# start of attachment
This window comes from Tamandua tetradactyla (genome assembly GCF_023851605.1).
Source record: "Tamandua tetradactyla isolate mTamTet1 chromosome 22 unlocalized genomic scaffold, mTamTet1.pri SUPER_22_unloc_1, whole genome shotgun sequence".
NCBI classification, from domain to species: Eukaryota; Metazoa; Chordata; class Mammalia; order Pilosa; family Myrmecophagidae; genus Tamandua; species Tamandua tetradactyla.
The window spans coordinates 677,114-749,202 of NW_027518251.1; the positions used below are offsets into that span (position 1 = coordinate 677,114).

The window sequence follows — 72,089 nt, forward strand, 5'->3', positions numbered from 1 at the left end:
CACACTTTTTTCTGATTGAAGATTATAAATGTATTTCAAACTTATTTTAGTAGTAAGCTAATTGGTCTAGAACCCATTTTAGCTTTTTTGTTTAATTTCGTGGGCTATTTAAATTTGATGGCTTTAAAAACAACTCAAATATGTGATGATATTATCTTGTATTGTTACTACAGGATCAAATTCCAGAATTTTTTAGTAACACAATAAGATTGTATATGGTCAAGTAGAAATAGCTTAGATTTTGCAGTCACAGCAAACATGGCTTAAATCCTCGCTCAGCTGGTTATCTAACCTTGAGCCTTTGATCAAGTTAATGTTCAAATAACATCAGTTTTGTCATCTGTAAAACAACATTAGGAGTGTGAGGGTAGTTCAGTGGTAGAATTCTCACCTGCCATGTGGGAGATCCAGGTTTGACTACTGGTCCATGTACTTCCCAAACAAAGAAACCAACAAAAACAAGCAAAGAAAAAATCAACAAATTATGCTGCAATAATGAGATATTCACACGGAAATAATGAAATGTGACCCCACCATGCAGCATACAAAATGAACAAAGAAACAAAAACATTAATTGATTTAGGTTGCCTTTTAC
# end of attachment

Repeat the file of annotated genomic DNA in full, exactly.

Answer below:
This window comes from Tamandua tetradactyla (genome assembly GCF_023851605.1).
Source record: "Tamandua tetradactyla isolate mTamTet1 chromosome 22 unlocalized genomic scaffold, mTamTet1.pri SUPER_22_unloc_1, whole genome shotgun sequence".
NCBI classification, from domain to species: Eukaryota; Metazoa; Chordata; class Mammalia; order Pilosa; family Myrmecophagidae; genus Tamandua; species Tamandua tetradactyla.
The window spans coordinates 677,114-749,202 of NW_027518251.1; the positions used below are offsets into that span (position 1 = coordinate 677,114).

The window sequence follows — 72,089 nt, forward strand, 5'->3', positions numbered from 1 at the left end:
CACACTTTTTTCTGATTGAAGATTATAAATGTATTTCAAACTTATTTTAGTAGTAAGCTAATTGGTCTAGAACCCATTTTAGCTTTTTTGTTTAATTTCGTGGGCTATTTAAATTTGATGGCTTTAAAAACAACTCAAATATGTGATGATATTATCTTGTATTGTTACTACAGGATCAAATTCCAGAATTTTTTAGTAACACAATAAGATTGTATATGGTCAAGTAGAAATAGCTTAGATTTTGCAGTCACAGCAAACATGGCTTAAATCCTCGCTCAGCTGGTTATCTAACCTTGAGCCTTTGATCAAGTTAATGTTCAAATAACATCAGTTTTGTCATCTGTAAAACAACATTAGGAGTGTGAGGGTAGTTCAGTGGTAGAATTCTCACCTGCCATGTGGGAGATCCAGGTTTGACTACTGGTCCATGTACTTCCCAAACAAAGAAACCAACAAAAACAAGCAAAGAAAAAATCAACAAATTATGCTGCAATAATGAGATATTCACACGGAAATAATGAAATGTGACCCCACCATGCAGCATACAAAATGAACAAAGAAACAAAAACATTAATTGATTTAGGTTGCCTTTTAC